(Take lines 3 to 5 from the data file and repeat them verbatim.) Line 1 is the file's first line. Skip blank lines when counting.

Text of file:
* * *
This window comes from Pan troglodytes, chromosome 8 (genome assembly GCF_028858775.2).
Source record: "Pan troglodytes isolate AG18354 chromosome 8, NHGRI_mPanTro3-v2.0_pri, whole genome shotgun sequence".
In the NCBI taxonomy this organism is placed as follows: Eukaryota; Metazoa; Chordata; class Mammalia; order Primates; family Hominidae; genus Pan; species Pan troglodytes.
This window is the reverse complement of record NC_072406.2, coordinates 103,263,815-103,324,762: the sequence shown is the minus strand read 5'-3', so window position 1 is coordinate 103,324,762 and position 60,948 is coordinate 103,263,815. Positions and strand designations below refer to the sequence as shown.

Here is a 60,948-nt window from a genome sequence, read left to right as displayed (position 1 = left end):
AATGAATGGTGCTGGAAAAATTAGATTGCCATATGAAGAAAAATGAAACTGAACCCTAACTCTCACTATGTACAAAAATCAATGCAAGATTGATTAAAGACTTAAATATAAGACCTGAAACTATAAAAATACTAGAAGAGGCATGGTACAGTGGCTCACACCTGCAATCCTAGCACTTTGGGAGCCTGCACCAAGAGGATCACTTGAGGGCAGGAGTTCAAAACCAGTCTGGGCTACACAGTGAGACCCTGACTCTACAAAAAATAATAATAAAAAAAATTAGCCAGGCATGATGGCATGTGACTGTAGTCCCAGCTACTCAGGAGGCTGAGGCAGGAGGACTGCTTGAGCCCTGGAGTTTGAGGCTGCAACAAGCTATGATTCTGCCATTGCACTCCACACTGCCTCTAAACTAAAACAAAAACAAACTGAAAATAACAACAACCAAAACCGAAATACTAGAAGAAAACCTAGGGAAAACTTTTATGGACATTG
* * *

In the NCBI taxonomy this organism is placed as follows: Eukaryota; Metazoa; Chordata; class Mammalia; order Primates; family Hominidae; genus Pan; species Pan troglodytes.
This window is the reverse complement of record NC_072406.2, coordinates 103,263,815-103,324,762: the sequence shown is the minus strand read 5'-3', so window position 1 is coordinate 103,324,762 and position 60,948 is coordinate 103,263,815. Positions and strand designations below refer to the sequence as shown.

Here is a 60,948-nt window from a genome sequence, read left to right as displayed (position 1 = left end):